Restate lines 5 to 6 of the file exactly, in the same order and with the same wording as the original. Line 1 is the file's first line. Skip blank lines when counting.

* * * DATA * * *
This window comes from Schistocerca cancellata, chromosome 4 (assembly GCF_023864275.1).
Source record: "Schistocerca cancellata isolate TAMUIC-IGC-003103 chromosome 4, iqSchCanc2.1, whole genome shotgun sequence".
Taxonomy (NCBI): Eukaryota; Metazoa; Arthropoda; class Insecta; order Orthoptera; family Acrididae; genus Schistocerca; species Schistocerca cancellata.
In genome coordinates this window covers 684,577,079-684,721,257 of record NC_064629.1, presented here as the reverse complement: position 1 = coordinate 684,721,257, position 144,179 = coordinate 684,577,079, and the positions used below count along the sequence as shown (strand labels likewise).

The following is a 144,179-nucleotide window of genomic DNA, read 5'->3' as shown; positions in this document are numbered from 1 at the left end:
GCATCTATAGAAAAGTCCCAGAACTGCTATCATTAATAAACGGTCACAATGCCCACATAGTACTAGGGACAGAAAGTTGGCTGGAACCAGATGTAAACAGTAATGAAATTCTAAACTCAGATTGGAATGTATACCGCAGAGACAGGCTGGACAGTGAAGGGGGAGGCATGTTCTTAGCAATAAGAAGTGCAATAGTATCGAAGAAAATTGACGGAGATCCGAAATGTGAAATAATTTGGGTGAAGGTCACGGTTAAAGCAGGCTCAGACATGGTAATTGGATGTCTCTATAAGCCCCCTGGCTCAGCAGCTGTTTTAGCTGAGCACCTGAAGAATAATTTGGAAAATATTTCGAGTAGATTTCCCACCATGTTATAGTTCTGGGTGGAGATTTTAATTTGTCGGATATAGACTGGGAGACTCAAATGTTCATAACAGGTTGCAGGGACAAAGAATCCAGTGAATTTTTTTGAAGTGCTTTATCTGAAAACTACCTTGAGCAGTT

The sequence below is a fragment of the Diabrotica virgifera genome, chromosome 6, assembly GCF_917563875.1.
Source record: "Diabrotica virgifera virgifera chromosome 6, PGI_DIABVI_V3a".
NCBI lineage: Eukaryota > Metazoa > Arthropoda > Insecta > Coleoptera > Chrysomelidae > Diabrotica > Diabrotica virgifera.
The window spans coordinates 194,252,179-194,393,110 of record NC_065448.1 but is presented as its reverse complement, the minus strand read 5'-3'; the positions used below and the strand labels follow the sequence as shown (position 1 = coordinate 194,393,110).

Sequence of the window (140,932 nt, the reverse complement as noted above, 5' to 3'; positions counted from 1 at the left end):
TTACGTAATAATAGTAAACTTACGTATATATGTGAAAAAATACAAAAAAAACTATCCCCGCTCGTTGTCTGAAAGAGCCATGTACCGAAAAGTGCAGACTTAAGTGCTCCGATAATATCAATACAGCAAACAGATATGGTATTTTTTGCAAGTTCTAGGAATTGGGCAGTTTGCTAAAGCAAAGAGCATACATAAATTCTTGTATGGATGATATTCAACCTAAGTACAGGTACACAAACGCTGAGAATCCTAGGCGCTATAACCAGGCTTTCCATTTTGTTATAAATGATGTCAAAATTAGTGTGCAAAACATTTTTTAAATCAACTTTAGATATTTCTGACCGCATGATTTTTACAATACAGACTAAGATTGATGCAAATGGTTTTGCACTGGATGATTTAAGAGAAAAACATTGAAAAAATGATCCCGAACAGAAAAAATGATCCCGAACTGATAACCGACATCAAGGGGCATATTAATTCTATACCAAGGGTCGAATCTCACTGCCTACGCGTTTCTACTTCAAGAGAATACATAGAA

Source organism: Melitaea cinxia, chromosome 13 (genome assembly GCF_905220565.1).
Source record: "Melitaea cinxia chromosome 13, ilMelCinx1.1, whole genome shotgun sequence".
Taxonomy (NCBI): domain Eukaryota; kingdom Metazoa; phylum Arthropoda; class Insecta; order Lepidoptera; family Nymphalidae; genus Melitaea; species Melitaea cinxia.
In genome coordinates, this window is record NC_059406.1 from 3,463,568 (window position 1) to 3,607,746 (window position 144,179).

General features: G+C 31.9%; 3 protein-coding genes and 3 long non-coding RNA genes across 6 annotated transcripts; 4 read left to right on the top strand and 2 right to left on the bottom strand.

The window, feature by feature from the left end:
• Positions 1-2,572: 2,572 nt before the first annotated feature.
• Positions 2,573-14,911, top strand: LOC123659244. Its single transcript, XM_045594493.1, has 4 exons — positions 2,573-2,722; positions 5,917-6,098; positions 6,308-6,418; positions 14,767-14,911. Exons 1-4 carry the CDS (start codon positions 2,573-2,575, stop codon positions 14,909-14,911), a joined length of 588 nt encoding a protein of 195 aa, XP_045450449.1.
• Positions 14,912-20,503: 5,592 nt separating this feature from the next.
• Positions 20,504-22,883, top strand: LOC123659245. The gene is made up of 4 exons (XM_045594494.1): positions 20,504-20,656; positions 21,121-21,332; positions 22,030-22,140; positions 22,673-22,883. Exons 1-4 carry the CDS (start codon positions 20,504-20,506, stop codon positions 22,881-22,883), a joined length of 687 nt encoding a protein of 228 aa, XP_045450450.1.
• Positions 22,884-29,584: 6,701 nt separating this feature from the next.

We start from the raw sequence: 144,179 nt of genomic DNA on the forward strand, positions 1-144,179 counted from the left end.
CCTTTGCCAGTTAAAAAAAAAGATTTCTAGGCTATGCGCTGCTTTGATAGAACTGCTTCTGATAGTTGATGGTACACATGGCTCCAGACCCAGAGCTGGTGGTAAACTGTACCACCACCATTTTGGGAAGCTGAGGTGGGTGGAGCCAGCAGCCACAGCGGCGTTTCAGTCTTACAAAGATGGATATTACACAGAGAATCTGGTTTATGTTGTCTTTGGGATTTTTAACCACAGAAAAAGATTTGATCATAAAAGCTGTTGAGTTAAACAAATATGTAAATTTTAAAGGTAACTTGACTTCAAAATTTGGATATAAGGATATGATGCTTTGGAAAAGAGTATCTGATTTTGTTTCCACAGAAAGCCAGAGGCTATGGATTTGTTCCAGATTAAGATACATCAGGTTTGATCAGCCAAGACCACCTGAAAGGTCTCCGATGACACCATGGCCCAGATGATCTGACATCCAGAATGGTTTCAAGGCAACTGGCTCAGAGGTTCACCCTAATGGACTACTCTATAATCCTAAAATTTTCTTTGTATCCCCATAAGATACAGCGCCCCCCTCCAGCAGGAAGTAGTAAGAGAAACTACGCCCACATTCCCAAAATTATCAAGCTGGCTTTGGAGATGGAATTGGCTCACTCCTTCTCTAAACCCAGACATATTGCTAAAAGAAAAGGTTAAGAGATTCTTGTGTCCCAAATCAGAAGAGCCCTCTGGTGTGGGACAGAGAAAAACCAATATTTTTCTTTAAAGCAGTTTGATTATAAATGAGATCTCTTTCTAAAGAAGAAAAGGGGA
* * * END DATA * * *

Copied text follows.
The following is a 144,179-nucleotide window of genomic DNA, read 5'->3' as shown; positions in this document are numbered from 1 at the left end:
GCATCTATAGAAAAGTCCCAGAACTGCTATCATTAATAAACGGTCACAATGCCCACATAGTACTAGGGACAGAAAGTTGGCTGGAACCAGATGTAAACAGTAATGAAATTCTAAACTCAGATTGGAATGTATACCGCAGAGACAGGCTGGACAGTGAAGGGGGAGGCATGTTCTTAGCAATAAGAAGTGCAATAGTATCGAAGAAAATTGACGGAGATCCGAAATGTGAAATAATTTGGGTGAAGGTCACGGTTAAAGCAGGCTCAGACATGGTAATTGGATGTCTCTATAAGCCCCCTGGCTCAGCAGCTGTTTTAGCTGAGCACCTGAAGAATAATTTGGAAAATATTTCGAGTAGATTTCCCACCATGTTATAGTTCTGGGTGGAGATTTTAATTTGTCGGATATAGACTGGGAGACTCAAATGTTCATAACAGGTTGCAGGGACAAAGAATCCAGTGAATTTTTTTGAAGTGCTTTATCTGAAAACTACCTTGAGCAGTT